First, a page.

— The Loyal Opposition (@TheLoyalO) June 9, 2018
Even after the indictments, Mueller charges that Manafort and Kilimnik “knowingly and intentionally attempted to corrupt persuade another person, to wit: persons D1 and D2, with intent to influence, delay and prevent the testimony of any person in an official proceeding.”
When Kilimnik first began his work for Manafot, he was also being employed by the International Republican Institute, a U.S. government-funded non-profit whose titular head was Sen. John McCain (R-AZ) which had a mandate to support “democratic elements” that were friendly to the West.
Manafort and Kilimnik were secretly working against exactly that, later representing the pro-Russian puppet president of Ukraine who was eventually forced out and forced to flee to Moscow.
Muller has alleged in court filings, writes the AP, that Kilimnik’s ties to Russian intelligence remained active through the 2016 U.S. presidential campaign.
Deripaska has denied he hired Manafort for pro-Russian political work and sued the AP last year after it reported he paid Manafort $19 million to influence news coverage and political decision in Eastern Europe as well as in Western capitals. Deripaska’s lawsuit was unsuccessful.
In a filing in the Special Counsel’s case, Manaffort has acknowledged that work to the FBI in 2014, and new files show Deripaska loaned Manafort $10 million in 2010.
In March 2005, the IRI learned that Kilimnik was also working for Manafort and fired him.
After that, he worked fulltime for Manafort for a salary of $10,000 a month.
While Viktor Yanukovych was the pro-Russian president of Ukraine, U.S. officials considered him Manafort’s key aide and met with him to discuss current political affairs.
“The records show that Kilimnik participated in an early Manafort plan to influence Western politicians and media outlets,” reports the AP.
“Unofficially,” continues the AP, “it would be a propaganda operation intended to target Washington and European capitals and ‘train a cadre of leaders who can be relied upon in future governments,’ according to one memo.”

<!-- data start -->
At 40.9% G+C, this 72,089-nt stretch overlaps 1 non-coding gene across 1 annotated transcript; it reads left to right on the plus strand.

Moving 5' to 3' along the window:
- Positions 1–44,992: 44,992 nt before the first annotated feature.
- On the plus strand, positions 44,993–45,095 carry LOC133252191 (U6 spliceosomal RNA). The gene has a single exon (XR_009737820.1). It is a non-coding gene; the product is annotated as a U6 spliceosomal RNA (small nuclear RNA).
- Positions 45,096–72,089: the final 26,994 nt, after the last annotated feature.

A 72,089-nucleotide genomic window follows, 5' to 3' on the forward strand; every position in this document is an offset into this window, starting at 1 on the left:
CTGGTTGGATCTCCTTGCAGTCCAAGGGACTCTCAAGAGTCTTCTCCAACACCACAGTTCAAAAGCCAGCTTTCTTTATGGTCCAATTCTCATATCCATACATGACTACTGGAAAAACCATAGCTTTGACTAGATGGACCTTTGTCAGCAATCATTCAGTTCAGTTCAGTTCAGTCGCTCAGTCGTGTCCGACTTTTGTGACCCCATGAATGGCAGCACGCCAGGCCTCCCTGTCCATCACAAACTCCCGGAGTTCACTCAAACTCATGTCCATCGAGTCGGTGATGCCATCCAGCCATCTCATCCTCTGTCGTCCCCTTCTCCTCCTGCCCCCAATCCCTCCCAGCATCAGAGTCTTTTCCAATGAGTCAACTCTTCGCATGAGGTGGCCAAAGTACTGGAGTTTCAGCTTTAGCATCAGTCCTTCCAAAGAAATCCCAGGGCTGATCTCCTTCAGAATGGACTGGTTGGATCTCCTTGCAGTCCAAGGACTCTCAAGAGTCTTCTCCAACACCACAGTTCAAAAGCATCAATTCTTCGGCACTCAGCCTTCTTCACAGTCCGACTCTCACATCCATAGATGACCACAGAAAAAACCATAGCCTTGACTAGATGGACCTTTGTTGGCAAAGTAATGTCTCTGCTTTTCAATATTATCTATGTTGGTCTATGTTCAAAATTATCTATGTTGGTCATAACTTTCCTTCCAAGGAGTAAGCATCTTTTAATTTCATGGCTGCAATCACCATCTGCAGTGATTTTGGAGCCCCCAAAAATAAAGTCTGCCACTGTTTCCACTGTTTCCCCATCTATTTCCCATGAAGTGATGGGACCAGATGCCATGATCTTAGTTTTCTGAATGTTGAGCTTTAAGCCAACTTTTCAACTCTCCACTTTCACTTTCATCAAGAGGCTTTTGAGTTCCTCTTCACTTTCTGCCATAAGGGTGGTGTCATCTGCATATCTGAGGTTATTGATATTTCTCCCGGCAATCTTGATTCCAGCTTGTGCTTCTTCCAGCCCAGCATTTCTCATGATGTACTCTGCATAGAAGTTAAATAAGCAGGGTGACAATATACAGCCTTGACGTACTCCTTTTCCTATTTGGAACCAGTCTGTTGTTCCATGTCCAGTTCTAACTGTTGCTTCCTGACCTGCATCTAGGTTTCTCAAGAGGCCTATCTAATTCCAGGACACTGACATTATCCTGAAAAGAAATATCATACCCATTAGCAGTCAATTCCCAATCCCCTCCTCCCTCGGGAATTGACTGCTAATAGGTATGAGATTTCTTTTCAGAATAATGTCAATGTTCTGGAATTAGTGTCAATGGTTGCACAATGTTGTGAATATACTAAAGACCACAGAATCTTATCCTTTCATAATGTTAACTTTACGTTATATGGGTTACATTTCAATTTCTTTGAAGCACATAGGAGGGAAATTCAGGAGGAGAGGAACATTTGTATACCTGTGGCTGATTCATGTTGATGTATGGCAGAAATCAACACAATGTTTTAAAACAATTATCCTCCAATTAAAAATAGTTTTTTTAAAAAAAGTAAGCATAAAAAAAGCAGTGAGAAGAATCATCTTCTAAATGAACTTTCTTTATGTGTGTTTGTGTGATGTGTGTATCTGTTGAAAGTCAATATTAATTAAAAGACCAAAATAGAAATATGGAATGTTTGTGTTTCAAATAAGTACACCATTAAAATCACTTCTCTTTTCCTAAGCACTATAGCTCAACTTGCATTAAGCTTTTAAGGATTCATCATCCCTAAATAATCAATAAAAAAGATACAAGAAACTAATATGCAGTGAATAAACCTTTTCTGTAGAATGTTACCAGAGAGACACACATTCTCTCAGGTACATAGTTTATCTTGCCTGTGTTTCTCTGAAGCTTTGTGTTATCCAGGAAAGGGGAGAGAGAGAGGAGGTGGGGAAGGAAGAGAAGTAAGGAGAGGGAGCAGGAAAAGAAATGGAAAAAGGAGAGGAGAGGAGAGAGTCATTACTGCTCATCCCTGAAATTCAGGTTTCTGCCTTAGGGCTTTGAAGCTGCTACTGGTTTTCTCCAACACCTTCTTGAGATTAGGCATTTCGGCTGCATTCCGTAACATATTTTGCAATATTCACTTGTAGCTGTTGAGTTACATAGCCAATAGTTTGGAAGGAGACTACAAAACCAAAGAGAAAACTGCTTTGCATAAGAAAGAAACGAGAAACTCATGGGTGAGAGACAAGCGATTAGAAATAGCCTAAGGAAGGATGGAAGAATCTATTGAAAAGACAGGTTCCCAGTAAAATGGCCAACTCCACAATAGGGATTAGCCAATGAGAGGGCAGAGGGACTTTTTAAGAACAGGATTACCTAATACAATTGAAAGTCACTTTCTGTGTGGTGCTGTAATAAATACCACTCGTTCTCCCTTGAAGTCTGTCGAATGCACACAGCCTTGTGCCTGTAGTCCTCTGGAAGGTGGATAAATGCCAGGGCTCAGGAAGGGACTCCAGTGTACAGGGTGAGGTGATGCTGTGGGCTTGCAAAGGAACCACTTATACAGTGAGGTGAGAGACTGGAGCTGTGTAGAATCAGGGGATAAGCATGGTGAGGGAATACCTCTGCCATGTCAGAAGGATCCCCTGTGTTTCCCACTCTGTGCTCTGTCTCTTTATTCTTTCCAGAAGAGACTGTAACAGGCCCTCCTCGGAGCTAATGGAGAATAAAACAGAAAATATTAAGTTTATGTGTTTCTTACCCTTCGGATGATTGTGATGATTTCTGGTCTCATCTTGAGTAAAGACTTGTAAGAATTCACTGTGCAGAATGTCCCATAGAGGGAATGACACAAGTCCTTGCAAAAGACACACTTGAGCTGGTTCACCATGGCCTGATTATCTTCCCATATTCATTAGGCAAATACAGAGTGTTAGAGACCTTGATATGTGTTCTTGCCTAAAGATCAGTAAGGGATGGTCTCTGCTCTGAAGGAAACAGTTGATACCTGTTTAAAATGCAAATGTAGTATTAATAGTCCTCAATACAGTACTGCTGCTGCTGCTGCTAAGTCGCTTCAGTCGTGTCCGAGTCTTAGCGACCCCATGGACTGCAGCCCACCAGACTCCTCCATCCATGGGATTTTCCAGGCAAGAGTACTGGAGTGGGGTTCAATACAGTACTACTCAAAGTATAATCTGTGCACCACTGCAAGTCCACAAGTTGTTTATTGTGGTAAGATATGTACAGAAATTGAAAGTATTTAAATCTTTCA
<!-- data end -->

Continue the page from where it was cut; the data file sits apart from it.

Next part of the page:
After Yanukovych fell, Kilimnik continued working with Manafort and followed him back to the U.S. in the spring of 2016.
“He told his friends that he had come to the United States for ‘very significant meetings.'” the Atlantic reported in early June, in a detailed profile of Kilimnik, whose nickname was “Kostya.”
“It wasn’t hard for his friends to intuit what he meant,” wrote the Atlantic. “They had read the news reports that Paul Manafort had engineered his own comeback, procuring a top job in the Trump campaign. Just like in the good old days, Manafort had summoned Kilimnik to trail after him.”
After he returned to Kiev,” added the Atlantic, “Kostya would share images of his influence in America, as if they were snapshots of a Disneyland vacation. According to Politico, he bragged that he had shifted the Republican Party’s platform. He claimed to have orchestrated the gutting of a proposal to arm Ukraine in its war against Russian proxies.”
Even after Manafort was indicted by Mueller on charges relating to his Ukraine work, U.S. prosecutors charge that Kilimnik helped ghost-write an op-ed defending Manafort, which appeared under the name of Oleg Voloshyn, a former Ukraine official.
As recently as April, according to Mueller’s investigators, Kilimnik reached out to two witnesses in the Special Counsel’s probe on behalf of Manafort.
“Hey. This is Konstantin,” Kilimnik wrote via the WhatsApp messenger, according to the filings, reports AP. “My friend is looking for ways to connect to you to pass you several messages. Can we arrange that?”
Kilimnik is out of Mueller’s reach, but his role in the American election working for Manafort is likely to play a significant role as the Special Counsel unravels the true story of Trump’s presidential campaign and the Russians.